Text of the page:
Although the finding is based on samples from only 53 people, the researchers hope that their findings will be confirmed and maybe eventually lead to new therapies.
'This is a complete game changer for those with Sturge-Weber syndrome and the millions born with port-wine birthmarks', said study author Dr Anne Comi, director of the Kennedy Krieger Institute's Hunter Nelson Sturge-Weber Center. 'Now that we know the underlying genetic mutation responsible for both conditions, we're hopeful that we can move quickly towards targeted therapies, offering families the promise of new treatments for the first time'.
Port-wine stains are birthmarks that affect three in every 1,000 newborns and are caused by abnormal development of blood vessels in the skin. They can occur anywhere on the body, but if present on the forehead or scalp, may indicate Sturge-Weber syndrome. This is a neurological condition that can cause glaucoma, epilepsy and learning difficulties, affecting between one in 20,000 to 50,000 newborns.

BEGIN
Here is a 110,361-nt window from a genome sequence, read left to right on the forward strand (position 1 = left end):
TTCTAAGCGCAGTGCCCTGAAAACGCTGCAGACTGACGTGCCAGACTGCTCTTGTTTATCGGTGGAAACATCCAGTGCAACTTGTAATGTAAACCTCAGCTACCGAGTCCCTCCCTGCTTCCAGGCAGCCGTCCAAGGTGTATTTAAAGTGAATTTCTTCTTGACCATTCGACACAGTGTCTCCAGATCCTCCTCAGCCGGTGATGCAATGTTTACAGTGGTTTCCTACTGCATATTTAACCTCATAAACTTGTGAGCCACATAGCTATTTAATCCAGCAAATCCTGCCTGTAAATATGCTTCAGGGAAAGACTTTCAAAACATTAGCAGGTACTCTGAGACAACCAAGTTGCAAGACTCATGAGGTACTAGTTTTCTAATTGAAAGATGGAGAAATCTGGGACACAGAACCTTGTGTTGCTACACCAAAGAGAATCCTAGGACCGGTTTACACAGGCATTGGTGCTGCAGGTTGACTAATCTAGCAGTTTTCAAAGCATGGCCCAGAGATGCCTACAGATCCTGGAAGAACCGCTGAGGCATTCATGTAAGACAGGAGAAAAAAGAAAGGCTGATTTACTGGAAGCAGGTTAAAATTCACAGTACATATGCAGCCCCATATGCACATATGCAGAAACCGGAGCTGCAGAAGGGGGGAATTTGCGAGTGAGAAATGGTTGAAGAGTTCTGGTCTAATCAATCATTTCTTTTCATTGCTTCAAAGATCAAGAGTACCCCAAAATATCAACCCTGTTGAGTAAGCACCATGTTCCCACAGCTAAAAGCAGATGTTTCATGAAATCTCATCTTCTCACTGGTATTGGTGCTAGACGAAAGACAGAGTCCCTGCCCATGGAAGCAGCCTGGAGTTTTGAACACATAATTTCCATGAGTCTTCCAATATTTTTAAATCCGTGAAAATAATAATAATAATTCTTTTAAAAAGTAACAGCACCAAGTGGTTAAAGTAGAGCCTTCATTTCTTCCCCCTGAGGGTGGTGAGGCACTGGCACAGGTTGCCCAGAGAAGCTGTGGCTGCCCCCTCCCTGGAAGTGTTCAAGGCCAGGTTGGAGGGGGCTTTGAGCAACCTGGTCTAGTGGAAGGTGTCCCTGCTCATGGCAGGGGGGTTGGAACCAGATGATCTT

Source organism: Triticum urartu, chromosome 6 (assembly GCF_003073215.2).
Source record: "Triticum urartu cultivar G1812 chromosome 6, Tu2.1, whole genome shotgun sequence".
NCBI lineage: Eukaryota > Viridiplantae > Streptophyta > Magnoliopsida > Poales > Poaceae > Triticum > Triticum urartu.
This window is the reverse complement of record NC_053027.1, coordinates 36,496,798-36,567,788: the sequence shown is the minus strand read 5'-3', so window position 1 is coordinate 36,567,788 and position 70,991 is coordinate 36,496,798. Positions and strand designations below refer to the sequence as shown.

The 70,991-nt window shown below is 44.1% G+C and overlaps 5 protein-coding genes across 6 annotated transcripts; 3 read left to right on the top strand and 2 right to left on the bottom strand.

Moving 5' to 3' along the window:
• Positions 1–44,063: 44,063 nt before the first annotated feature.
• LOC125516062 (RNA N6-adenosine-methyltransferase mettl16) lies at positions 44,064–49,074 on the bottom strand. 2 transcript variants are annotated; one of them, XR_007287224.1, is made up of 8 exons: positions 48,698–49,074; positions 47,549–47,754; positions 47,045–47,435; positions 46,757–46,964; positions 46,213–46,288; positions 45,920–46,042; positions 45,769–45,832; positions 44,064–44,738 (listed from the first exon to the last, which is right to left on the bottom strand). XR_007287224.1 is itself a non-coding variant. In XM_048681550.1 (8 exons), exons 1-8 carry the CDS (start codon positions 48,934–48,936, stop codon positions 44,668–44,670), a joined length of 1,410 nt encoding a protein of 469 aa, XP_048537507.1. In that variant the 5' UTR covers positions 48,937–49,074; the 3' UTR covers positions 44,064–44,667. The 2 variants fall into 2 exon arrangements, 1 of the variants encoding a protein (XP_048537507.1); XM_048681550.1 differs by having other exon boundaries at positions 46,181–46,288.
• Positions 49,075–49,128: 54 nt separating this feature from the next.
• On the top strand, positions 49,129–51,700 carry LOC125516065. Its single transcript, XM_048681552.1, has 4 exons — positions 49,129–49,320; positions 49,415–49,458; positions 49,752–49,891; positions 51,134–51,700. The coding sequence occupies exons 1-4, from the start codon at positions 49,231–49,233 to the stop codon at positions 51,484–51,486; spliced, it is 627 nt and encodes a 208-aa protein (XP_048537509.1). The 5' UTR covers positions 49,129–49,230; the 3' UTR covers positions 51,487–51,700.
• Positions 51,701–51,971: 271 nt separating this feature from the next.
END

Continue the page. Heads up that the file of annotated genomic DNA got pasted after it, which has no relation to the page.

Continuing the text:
Sturge-Weber syndrome and port-wine stains appear to be caused by the same mutation that occurs before birth. The mutation is a somatic or acquired mutation, which cannot be passed on from parents to children. When the mutation occurs early in development, children are thought to develop Sturge-Weber syndrome. If it happens later in development, port-wine stains are the result.
The research team used several samples from three people affected by Sturge-Weber syndrome. As the mutation affects only certain cells, resulting in the affected cells having a different genotype from other cells (also known as mosaicism), the researchers could compare visibly affected and normal tissue. After finding a mutation in the GNAQ gene, they confirmed their discovery using samples from another 50 people with Sturge-Weber syndrome, port-wine stains or neither condition.
A single gene mutation was long thought to be the cause of both disorders. 'We suspected that a somatic mutation was the cause for decades now, but the technology to test the theory didn’t exist', said co-researcher Jonathan Pevsner.
Karen Ball, president of the Sturge-Weber Foundation, said: 'This is a momentous advancement that is thrilling as both an advocate and parent of an affected child'.